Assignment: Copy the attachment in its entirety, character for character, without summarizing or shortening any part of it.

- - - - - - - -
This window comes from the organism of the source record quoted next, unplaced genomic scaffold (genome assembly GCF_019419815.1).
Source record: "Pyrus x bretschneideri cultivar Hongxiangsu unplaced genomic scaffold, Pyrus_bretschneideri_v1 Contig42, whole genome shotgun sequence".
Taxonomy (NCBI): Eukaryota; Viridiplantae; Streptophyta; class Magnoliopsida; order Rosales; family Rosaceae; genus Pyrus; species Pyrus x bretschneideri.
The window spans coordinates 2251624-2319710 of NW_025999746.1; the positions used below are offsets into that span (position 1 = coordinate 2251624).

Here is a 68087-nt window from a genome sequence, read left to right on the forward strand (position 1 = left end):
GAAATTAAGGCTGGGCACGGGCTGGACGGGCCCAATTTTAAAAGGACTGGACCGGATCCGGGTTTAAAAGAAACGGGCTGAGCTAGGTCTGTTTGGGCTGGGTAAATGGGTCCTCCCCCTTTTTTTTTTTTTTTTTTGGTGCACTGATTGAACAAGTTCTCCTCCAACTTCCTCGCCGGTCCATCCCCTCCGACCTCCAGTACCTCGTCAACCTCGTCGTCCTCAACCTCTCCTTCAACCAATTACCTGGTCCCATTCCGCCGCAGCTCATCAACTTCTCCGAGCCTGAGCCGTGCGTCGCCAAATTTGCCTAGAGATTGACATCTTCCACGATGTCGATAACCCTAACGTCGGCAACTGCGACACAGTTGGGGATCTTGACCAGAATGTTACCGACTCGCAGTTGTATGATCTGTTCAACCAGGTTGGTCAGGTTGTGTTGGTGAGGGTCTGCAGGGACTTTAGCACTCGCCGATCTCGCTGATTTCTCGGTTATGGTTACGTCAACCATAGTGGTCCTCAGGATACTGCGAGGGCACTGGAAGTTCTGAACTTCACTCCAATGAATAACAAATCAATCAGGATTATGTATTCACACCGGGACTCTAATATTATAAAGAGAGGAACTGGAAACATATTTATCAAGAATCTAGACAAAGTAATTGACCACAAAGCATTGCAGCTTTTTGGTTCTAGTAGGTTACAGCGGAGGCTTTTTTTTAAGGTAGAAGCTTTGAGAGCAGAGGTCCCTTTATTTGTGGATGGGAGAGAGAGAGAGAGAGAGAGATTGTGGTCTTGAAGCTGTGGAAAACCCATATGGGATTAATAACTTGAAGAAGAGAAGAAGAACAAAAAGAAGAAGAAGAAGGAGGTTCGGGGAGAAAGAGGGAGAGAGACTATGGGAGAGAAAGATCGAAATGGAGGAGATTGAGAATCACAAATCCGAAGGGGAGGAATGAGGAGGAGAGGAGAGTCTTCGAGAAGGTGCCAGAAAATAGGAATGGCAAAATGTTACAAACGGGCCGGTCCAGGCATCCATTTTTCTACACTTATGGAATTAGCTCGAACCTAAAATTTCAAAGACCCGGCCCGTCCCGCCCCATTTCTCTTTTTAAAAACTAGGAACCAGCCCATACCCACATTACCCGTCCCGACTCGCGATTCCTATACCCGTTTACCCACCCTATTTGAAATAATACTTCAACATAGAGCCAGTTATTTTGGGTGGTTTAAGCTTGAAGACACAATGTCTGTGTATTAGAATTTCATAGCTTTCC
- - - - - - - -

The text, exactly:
This window comes from the organism of the source record quoted next, unplaced genomic scaffold (genome assembly GCF_019419815.1).
Source record: "Pyrus x bretschneideri cultivar Hongxiangsu unplaced genomic scaffold, Pyrus_bretschneideri_v1 Contig42, whole genome shotgun sequence".
Taxonomy (NCBI): Eukaryota; Viridiplantae; Streptophyta; class Magnoliopsida; order Rosales; family Rosaceae; genus Pyrus; species Pyrus x bretschneideri.
The window spans coordinates 2251624-2319710 of NW_025999746.1; the positions used below are offsets into that span (position 1 = coordinate 2251624).

Here is a 68087-nt window from a genome sequence, read left to right on the forward strand (position 1 = left end):
GAAATTAAGGCTGGGCACGGGCTGGACGGGCCCAATTTTAAAAGGACTGGACCGGATCCGGGTTTAAAAGAAACGGGCTGAGCTAGGTCTGTTTGGGCTGGGTAAATGGGTCCTCCCCCTTTTTTTTTTTTTTTTTTGGTGCACTGATTGAACAAGTTCTCCTCCAACTTCCTCGCCGGTCCATCCCCTCCGACCTCCAGTACCTCGTCAACCTCGTCGTCCTCAACCTCTCCTTCAACCAATTACCTGGTCCCATTCCGCCGCAGCTCATCAACTTCTCCGAGCCTGAGCCGTGCGTCGCCAAATTTGCCTAGAGATTGACATCTTCCACGATGTCGATAACCCTAACGTCGGCAACTGCGACACAGTTGGGGATCTTGACCAGAATGTTACCGACTCGCAGTTGTATGATCTGTTCAACCAGGTTGGTCAGGTTGTGTTGGTGAGGGTCTGCAGGGACTTTAGCACTCGCCGATCTCGCTGATTTCTCGGTTATGGTTACGTCAACCATAGTGGTCCTCAGGATACTGCGAGGGCACTGGAAGTTCTGAACTTCACTCCAATGAATAACAAATCAATCAGGATTATGTATTCACACCGGGACTCTAATATTATAAAGAGAGGAACTGGAAACATATTTATCAAGAATCTAGACAAAGTAATTGACCACAAAGCATTGCAGCTTTTTGGTTCTAGTAGGTTACAGCGGAGGCTTTTTTTTAAGGTAGAAGCTTTGAGAGCAGAGGTCCCTTTATTTGTGGATGGGAGAGAGAGAGAGAGAGAGAGATTGTGGTCTTGAAGCTGTGGAAAACCCATATGGGATTAATAACTTGAAGAAGAGAAGAAGAACAAAAAGAAGAAGAAGAAGGAGGTTCGGGGAGAAAGAGGGAGAGAGACTATGGGAGAGAAAGATCGAAATGGAGGAGATTGAGAATCACAAATCCGAAGGGGAGGAATGAGGAGGAGAGGAGAGTCTTCGAGAAGGTGCCAGAAAATAGGAATGGCAAAATGTTACAAACGGGCCGGTCCAGGCATCCATTTTTCTACACTTATGGAATTAGCTCGAACCTAAAATTTCAAAGACCCGGCCCGTCCCGCCCCATTTCTCTTTTTAAAAACTAGGAACCAGCCCATACCCACATTACCCGTCCCGACTCGCGATTCCTATACCCGTTTACCCACCCTATTTGAAATAATACTTCAACATAGAGCCAGTTATTTTGGGTGGTTTAAGCTTGAAGACACAATGTCTGTGTATTAGAATTTCATAGCTTTCC